And to address a specific point that you might be concerned about, my thoughts on a post count requirement would not exclude you from posting. I was thinking somewhere around 100...the same as the requirement for getting an avatar. Nothing ridiculously high, but something that showed some kind of desire to be a part of the community rather than just a leech who takes jobs away from those who actually contribute to the Flash community as a whole.

    So none of what I said should be interpreted as 'put up or shut up'...I'm actually trying to give you more to work with, not less. And yes, nobody likes to see potential clients settle for inferior design out of simple laziness or ignorance, but to fix it we need practical solutions that keep in mind the fact that this isn't really the major focus of the site. What that means is that the higher-ups aren't going to be that interested in jumping on the "We're going to make this the greatest Flash freelance resource ever!" bandwagon, but if someone were to present some ideas for making what we've got work more efficiently and present a greater benefit to it's members, then it's likely to be well received.
    mrush


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    I have next to no design talent.... all I do is object manipulation. I charge too little, I do good work. I dont have a portfolio and im constantly working on projects in my spare time.

    Im 100% upfront with the client regarding what i can and cant do. I usually have them get me the graphix and i can manipulate them

    I think i prolly fall under bad freelancer...but im trying, really this is all stuff ive been doing for 6 months for free so its nice to be getting paid anything for it.

    the fact that no one talks about what they charge for what projects so people who do it in spare time have absolutly no clue as to what to charge...so they under charge(me included(especially))

    its just as much veterans faults for not helping them with pricing and such when they ask. i know there are no easy answers but even just post i did such and such project heres a link i charged X.XX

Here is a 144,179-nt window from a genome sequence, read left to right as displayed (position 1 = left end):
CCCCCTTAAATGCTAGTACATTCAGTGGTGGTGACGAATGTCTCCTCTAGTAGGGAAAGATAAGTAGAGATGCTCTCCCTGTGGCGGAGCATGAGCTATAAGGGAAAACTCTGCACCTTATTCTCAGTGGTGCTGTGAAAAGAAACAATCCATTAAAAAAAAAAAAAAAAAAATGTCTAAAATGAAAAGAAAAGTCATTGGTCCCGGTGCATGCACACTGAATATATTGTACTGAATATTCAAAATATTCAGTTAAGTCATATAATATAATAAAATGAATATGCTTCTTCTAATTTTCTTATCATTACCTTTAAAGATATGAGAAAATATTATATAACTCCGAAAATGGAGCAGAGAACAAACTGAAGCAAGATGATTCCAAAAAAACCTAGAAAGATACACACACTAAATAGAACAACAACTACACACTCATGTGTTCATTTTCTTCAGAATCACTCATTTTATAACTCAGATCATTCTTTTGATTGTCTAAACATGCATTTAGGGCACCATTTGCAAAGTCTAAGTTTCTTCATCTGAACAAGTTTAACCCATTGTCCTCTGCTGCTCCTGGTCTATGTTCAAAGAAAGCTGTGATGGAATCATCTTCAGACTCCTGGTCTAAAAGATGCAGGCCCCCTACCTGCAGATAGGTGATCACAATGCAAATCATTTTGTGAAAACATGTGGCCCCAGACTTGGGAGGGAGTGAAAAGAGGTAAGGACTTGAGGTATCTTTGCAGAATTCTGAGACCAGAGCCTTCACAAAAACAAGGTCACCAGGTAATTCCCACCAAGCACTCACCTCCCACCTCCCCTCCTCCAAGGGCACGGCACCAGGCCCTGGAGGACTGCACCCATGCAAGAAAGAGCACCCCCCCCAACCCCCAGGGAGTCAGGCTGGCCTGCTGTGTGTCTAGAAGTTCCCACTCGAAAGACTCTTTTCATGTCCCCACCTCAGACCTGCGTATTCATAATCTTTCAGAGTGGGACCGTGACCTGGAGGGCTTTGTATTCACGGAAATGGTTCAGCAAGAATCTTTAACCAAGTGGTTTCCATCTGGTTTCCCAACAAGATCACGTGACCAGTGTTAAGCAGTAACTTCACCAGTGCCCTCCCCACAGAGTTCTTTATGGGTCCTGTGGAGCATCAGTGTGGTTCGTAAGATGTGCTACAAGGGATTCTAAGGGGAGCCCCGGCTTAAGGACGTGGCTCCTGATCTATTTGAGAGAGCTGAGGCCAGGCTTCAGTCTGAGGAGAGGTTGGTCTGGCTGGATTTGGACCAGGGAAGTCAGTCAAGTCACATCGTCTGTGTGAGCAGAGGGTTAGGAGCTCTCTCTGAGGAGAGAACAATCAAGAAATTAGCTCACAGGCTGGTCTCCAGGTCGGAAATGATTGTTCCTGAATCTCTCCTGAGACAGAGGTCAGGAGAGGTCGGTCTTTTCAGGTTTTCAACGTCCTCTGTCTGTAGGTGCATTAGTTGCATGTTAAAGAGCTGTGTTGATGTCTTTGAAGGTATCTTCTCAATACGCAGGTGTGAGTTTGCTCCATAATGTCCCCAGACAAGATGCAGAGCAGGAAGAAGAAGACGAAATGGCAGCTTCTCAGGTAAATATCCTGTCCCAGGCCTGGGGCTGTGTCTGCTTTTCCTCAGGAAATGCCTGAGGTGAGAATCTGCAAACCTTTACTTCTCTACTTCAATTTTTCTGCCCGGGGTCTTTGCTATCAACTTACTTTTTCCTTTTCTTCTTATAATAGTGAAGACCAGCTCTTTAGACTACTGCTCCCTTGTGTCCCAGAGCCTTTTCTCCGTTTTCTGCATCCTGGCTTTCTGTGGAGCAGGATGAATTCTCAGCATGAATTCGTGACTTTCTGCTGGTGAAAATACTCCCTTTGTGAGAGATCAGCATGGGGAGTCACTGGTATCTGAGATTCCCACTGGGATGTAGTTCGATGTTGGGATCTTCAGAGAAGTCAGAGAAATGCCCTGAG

I dont want to charge clients hourly cause it may take me 3 hours to do what another coder does in 1 hour and its not fair to the client, so i give rough estimates at the beginning based on how difficult a task the project is percieved to be. if its too hard ill charge a lil more.

  7. #7
    He has risen! lefteyewilly's Avatar
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    this is a good discussion, and i agree with everyone's posts here...I think i'm going to have to come back to this after some thought. not sure if this discussion should be in this forum due to the nature of things, but i think it's a good start to a good dialogue for situations like this

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    Senior Member RUSHVision's Avatar
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    joran420 ~
    That all comes under the heading of price fixing.
    mrush


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    yeah I wasnt saying you should pricefix. i was just saying that as a newcommer to the field you just dont know what to charge.

    and then you see people complaining about how all the new programmers charge too little . well of coarse they do since no one discusses pricing in any depth

    when you get a project as a new programmer they dont usually offer first they say gimme a range
    you give em some arbitrary range cause you dont know what too charge.

    I give them a number that i feel represents the ammount of effort a really excellent programmer would take to complete. to me its enough and im fine with it. it just annoys me when i see threads saying because newcommers dont charge enough its devaluing the industry.

    dont whine about it, help the new developers(not saying you dont flash kit has been instrumental in my flash learning...)

    theres no easy solution that i can see. it will always be an endless cycle.
    the big accounts tend to know that you get what you pay for and so all you proffessionals can deal with time warner and myspace and places with huge budgets

    while us newcommers/side project guys do flashgames for up and comming bands, startups, and people without the budget of the big guys.
    Last edited by joran420; 06-10-2006 at 02:14 AM.

  10. #10
    Realising Ideas philgoddard's Avatar
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    I have to say that recently, pver the last month or so, I have had a lot of enquiries either through Flashkit, or other design related sites... and 9 times out of 10 they say "I'm too expensive... i'll have to go with cheaper".

    However the other day I had one get back in touch with me because he'd been let down with not having the time to complete the project after all. Some client say "Well, you must charge that for a reason... where do I sign..."